Japan: Media mould-breakers

Digital upstarts are slowly but surely reshaping Japan's media landscape, David Kilburn reports.

It only takes a ride on a Tokyo subway to see how media habits are changing in Japan. Not so long ago, passengers not sleeping or strap-hanging would have had their noses buried in paperbacks, newspapers or manga comics.

In the evening, some might also have been trying to watch baseball on the flickering screen of an early pocket TV. Today, they are more likely to be shifting their thumbs across the keypad of mobile phones, checking news headlines, sending SMS messages, playing games or surfing sites formatted for the mobile internet (about 76 per cent of mobile users in Japan surf the web through their wireless handset, according to the NPD Group).

Soon, they may also be watching baseball on their phones. And what are those pixillated black-and-white squares on the transit ads that people use their phones to photograph?

Welcome to the tip of Japan's new- media iceberg, which is rattling nerves in the old media Titanics. No-one expects any of the old media to slip beneath the waves, but changing consumer media habits are forcing a budgetary re-allocation that is shifting funds from the media establishment.

Growth is also bringing headaches for the new breed of high-growth internet companies. To drive people to their portals, they desperately need to add compelling content. The rapid growth of broadband makes it feasible to stream audiovisual content not only to PCs but also to mobile phones.

Yet virtually the only sources for compelling Japanese content are the terrestrial TV broadcasters.

A Dentsu spokesman says: "Historically, Japanese mass media, including TV stations, have been among the largest content holders. They have superb production capabilities. Often, they are compared with internet media in the context of 'old' versus 'new', but it is clear that the companies that hold good content will be the ones that flourish in years to come."

Last year, two internet upstarts launched hostile takeover bids for major TV networks. Rakuten is Japan's largest online retailer and its second-largest portal, and a leading provider of internet-based services, with a 2005 turnover of 129.8 billion yen (£632 million). It made a grab for Tokyo Broadcasting System (TBS), Japan's third-largest broadcaster. The bid failed. However, at the end of November, the two companies signed a pact in which Rakuten promised not to exercise voting rights on its TBS stock in return for negotiations on business tie-ups. The agreement outlines three areas of co-operation: e-commerce, attracting customers to the web portal and online distribution of TV programmes.

Livedoor is an internet service provider that encompasses more than 50 companies, including Japan's most popular portal. Led by its flamboyant then chief executive, Takafumi Horie, it tried to gain control of Fuji TV, the largest broadcaster. The bid was blocked and the two agreed to consider ways to integrate their businesses. However, negotiations failed to produce any concrete proposals. Horie maintained his aggressive stance and made scathing comments on TV about the older generation that manages Japan Inc.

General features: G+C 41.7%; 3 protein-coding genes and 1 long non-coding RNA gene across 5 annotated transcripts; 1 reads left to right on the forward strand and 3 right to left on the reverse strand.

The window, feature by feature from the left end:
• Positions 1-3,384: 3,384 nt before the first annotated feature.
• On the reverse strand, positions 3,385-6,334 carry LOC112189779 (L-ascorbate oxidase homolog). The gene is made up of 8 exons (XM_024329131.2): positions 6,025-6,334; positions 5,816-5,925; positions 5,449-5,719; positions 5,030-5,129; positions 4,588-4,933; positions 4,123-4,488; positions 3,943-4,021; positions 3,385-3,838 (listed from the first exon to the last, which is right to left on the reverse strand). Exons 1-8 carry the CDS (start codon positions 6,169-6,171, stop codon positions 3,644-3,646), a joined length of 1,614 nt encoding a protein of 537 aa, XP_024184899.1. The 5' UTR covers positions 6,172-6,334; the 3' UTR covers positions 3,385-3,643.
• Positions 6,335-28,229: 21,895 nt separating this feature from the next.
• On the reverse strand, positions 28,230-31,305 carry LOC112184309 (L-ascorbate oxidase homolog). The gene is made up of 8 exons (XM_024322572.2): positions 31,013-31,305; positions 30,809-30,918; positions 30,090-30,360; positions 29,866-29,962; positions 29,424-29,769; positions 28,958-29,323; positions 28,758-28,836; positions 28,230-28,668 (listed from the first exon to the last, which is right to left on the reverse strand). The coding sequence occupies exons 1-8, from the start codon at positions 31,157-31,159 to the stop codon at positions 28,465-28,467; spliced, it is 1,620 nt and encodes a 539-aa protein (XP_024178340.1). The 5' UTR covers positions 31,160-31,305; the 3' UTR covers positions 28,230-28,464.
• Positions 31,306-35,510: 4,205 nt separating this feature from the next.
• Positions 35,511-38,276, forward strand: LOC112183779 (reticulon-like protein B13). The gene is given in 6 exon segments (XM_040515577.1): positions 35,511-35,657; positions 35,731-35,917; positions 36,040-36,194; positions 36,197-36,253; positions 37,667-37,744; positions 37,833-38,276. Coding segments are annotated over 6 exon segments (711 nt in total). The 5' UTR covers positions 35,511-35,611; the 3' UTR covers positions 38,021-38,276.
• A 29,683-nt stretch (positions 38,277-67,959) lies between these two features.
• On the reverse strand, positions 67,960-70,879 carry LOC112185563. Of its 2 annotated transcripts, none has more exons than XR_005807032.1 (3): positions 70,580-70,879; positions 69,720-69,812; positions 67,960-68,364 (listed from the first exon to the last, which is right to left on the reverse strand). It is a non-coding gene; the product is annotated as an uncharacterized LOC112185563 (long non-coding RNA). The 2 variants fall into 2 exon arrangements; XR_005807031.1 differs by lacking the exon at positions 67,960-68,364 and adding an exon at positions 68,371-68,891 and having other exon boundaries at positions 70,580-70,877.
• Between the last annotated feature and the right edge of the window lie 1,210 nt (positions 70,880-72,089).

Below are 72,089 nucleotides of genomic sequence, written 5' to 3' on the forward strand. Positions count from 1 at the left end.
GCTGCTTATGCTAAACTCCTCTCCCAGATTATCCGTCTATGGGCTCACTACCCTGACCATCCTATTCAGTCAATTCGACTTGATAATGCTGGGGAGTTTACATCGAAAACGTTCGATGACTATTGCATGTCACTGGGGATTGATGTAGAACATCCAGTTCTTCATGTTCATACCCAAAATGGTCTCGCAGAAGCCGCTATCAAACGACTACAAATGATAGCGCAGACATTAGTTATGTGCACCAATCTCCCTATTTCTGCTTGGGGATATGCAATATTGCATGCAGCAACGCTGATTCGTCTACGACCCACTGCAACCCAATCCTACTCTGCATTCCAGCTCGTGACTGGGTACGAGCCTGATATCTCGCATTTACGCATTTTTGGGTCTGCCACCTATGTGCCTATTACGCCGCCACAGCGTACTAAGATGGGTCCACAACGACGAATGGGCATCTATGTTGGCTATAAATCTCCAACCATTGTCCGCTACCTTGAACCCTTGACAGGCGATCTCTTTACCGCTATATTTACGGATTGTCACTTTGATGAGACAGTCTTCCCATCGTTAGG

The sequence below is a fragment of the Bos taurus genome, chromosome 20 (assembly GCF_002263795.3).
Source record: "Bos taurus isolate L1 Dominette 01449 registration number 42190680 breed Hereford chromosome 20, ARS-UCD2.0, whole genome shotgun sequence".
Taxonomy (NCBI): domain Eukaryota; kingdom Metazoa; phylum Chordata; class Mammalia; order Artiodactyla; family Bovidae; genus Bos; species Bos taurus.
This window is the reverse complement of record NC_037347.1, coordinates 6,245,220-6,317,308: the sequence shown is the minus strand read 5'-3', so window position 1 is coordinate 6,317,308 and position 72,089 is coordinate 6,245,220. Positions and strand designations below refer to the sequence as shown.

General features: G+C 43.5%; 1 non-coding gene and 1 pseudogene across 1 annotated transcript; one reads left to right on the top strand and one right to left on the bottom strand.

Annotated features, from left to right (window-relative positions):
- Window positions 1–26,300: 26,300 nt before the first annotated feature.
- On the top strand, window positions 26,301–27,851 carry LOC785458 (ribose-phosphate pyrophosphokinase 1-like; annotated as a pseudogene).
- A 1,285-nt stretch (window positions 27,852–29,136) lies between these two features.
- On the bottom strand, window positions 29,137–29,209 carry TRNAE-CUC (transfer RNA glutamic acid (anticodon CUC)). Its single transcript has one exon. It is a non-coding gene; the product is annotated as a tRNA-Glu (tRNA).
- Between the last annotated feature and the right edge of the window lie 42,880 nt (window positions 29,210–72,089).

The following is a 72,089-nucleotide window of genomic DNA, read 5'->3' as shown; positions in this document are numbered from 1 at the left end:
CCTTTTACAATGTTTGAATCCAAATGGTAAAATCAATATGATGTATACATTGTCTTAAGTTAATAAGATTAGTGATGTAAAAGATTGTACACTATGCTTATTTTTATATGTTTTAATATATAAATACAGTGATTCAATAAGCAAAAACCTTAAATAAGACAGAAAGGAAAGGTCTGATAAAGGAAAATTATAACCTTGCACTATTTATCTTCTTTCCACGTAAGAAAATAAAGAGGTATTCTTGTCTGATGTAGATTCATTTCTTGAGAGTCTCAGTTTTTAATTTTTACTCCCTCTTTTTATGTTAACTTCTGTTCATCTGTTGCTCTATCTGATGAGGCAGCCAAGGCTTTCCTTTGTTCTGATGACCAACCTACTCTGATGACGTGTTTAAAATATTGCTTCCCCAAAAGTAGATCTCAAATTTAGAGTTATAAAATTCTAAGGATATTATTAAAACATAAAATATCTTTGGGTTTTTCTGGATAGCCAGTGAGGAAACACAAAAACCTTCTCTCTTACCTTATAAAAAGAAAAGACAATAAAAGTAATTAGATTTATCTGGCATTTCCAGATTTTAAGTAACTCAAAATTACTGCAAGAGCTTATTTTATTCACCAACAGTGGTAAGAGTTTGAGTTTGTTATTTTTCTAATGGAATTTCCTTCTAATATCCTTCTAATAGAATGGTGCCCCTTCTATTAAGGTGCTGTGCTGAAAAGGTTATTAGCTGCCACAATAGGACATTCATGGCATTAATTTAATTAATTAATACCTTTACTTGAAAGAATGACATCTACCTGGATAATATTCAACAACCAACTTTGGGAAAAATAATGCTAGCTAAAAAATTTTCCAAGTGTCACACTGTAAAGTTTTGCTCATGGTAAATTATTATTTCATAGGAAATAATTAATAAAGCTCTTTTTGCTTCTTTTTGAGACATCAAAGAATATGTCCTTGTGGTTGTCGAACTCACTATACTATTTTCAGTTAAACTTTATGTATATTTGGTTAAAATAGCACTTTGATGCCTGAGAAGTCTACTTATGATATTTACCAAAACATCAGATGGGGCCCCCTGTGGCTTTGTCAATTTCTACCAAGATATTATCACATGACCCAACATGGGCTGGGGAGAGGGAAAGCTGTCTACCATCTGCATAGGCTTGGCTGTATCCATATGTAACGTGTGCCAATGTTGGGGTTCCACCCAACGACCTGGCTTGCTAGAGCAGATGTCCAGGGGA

All that came to a sudden end in January this year, when Horie and his key lieutenants were taken into custody and charged with securities fraud. Livedoor, once valued at more than 930 billion yen (£4.5 billion) has since lost more than 90 per cent of its stock market value and seems likely to be delisted and broken up.

Proof of the Japanese adage: "The nail that sticks up gets hammered down."

These events mirrored those of 1996, when Masayoshi Son - of Softbank and Yahoo! fame - failed in a joint hostile takeover bid with Rupert Murdoch to acquire TV Asahi, a move widely abhorred by the establishment. Son was persuaded to step back from the bid and has since worked in partnership with Japan Inc.

The lesson is clear. Change may be inevitable, but it will only take place at a pace that the establishment finds comfortable.

The battle for content is not the only area where things are changing.

The internet, out-of-home, transit, TV and print are converging, with "digital paper" expected to become dominant in outdoor, transit and point-of-purchase, overtaking TV within a few years. QR codes, squares of black and white pixels that can be decoded via scanners built into mobile phones, are becoming ubiquitous in print media and outdoor in Japan. The codes direct the phone's web browser to coupons, games or further details on a product.

There is also increasing convergence between advertising, direct response and sales promotion. Gyao is a free web TV service run by the broadband provider Usen. It offers video on demand and will soon target ads by age and gender. Dentsu is working with TV broadcasters to develop ad-funded internet TV channels.

Yet changes in delivery technology and the battles for power are not the most significant changes under way. "The 20th century was an era of interruptions," Jonny Shaw, the head of planning at BBH Japan, explains.

"There were limited channels and you interrupted the consumer with your messages. The passive consumer was obliged to consume them.

"Today, we have technologically empowered consumers who can avoid any message. The key now is to find ways to engage consumers. Japan as a communications marketplace is now the most advanced in the world technologically. We see it as an enormous opportunity to learn, to experiment, to discover how we can engage consumers through this amazing array of technologies as media opportunities."

Traditional media may remain the stalwarts of Japanese media schedules - if nothing else, the retail trade needs them to support distribution.

But the media that build relationships will increasingly come from the convergent digital world.

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